If you make a purchase after following a link on our site, we may earn a small commission. Learn more.

Brawl Review

Anyone who’s ever eaten a peanut butter and jelly sandwich will appreciate that odd combinations can produce unexpectedly good results.

Similarly, there are loads of games which at least on paper just shouldn’t work: Kingdom Hearts combined Disney and Final Fantasy, Shenmue mixed quick time action events with forklift driving and now Polish developer Bloober Team has fused Bomberman with Twisted Metal to produce a surprisingly fun horror themed bomb blasting party game. Brawl was originally released on the PS4 in spring of this year and has just been made available to PC gamers via Steam.

I enjoyed my fair share of Bomberman games but it never occurred to me that swapping the blocky, cheerful hero of that series for an evil clown or a wheelchair bound crash test dummy would be a good idea. However, I obviously missed a trick because Brawl lets you do exactly that. Other playable characters include a blind girl and her murderous teddy bear, an overweight female wrestler with a bag over her head and a deformed mannequin called the Puppet Mistress.

Each player has their own short story mode consisting of some amusing hand drawn cinematics explaining their evil streak and five to six different levels. Visually, Brawl’s cell shaded graphics look great although the game’s colour palette is very dark, and at times this can make it a struggle to see parts of the arena. The soundtrack is less inspiring and is pretty much instantly forgettable; it actually jars with the rest of the game a bit because it can sound oddly upbeat.


The single player game is atmospherically narrated by a Saw-like overseer who puts you through your paces in his workshop. There’s quite a bit of this narration as it’s used to guide players around the levels. Some of it can be funny, some of it doesn’t make much sense but on the whole it works reasonably well and adds to Brawl’s dark tone.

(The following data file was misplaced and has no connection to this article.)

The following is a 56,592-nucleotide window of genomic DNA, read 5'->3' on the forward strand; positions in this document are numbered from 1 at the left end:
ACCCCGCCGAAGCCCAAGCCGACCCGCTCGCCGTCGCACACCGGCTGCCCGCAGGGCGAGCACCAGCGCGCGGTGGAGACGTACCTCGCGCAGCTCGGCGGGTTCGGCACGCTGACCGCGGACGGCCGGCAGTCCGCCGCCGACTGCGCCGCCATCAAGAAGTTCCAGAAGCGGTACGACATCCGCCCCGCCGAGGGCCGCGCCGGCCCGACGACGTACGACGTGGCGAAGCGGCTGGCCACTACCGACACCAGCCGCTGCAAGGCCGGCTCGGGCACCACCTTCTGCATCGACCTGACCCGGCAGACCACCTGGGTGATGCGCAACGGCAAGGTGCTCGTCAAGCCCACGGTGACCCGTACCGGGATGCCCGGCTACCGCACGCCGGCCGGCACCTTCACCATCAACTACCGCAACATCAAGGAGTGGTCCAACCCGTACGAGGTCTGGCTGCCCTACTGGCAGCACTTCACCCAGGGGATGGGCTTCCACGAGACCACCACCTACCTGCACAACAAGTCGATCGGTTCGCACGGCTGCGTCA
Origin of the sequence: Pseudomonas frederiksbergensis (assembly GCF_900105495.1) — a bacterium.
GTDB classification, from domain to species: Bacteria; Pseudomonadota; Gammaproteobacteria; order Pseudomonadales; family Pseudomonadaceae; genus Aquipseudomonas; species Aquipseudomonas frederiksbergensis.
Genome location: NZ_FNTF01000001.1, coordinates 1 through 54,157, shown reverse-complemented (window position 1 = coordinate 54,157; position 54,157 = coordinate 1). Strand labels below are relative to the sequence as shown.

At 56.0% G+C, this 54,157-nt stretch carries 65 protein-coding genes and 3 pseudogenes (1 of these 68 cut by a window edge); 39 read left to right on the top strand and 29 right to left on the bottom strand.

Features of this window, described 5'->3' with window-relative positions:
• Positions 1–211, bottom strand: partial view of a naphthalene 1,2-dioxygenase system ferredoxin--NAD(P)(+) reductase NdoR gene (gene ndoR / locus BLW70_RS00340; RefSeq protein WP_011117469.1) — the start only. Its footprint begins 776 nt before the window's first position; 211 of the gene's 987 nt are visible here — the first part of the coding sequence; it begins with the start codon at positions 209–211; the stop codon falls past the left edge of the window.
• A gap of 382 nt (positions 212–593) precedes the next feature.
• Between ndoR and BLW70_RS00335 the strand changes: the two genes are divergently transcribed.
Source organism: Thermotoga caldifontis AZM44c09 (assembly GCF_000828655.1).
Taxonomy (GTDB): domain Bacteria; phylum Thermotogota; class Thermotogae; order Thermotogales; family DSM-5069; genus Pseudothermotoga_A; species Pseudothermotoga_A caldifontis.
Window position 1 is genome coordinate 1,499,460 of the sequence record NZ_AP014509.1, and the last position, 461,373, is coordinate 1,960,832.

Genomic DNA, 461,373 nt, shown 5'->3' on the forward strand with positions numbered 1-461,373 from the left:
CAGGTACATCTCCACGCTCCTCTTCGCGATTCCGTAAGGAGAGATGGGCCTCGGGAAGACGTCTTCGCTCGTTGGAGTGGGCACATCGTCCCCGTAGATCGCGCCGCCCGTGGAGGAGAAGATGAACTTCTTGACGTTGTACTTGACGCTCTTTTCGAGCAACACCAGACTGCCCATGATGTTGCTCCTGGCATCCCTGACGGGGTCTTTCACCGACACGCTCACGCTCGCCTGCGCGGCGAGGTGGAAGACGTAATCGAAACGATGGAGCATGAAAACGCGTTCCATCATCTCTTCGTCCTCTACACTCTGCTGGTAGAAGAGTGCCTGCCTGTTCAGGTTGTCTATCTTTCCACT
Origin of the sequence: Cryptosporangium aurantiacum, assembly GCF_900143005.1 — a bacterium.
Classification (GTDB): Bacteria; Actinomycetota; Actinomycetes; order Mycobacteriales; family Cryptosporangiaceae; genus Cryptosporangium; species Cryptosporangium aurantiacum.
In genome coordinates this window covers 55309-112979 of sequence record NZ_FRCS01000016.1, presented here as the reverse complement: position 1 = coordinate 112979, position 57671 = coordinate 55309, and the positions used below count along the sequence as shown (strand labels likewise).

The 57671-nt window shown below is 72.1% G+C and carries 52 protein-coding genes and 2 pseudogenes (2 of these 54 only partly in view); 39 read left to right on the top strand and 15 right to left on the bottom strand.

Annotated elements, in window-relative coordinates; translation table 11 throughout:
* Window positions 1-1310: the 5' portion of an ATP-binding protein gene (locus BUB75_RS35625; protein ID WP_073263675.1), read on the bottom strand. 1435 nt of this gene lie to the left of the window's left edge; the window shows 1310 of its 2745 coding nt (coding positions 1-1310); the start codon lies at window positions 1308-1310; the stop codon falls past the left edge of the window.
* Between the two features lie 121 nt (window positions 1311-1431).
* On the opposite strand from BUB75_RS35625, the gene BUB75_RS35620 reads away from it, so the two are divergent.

All of the classic Bomberman hallmarks are there and anyone familiar with the genre will feel at home here. The action unfolds in a maze filled with obstacles, your bombs have arrows indicating their blast direction and you can collect power-ups to increase the number of bombs you can drop together with their blast radius. Each level typically requires you to reach the exit and blocks your path there with various puzzles and a range of enemies. These puzzles tend to be very simplistic and unfortunately the enemy designs are quite dull, lacking the creativity present in the playable characters. They do their job however and you’ll need to think strategically to blast them successfully.

Brawl adds to the classic formula by giving each playable character unique special abilities. The clown for example can sneeze to send bombs hurtling in the direction of his enemies whilst the girl can throw a knife and teleport to its location. Making the most of these special powers is key to succeeding in the game, particularly because you’ll need to capitalise on every advantage to conquer the end level boss battles, which can feel frustratingly difficult. Successfully beating the campaigns will unlock more characters each with their own stories, and provides you with points which can be cashed in to buy access to concept art and character models.


Alongside the single player mode there is a local and online multi-player option. Playing with others is great fun, although I encountered very long and often unsuccessful waits to join online battles – which I presume is caused by an insufficient player base. The game also offers a challenge mode where you blast waves of enemies to rack up a high score or more interestingly, act as a shepherd protecting your digital flock of sheep from enemy attacks for as long as possible. Admittedly, this is a bit of a gimmick but it’s fun to play once or twice.

Brawl adds some creativity to an old-school gaming staple. The horror theme works surprisingly well and the Bomberman-style gameplay is still fun to play today. It’s a straightforward pick up and play title which is low in complexity and relatively high in entertainment value.

Brawl is available on PlayStation 4 and PC. We reviewed the PC version.

Similar Posts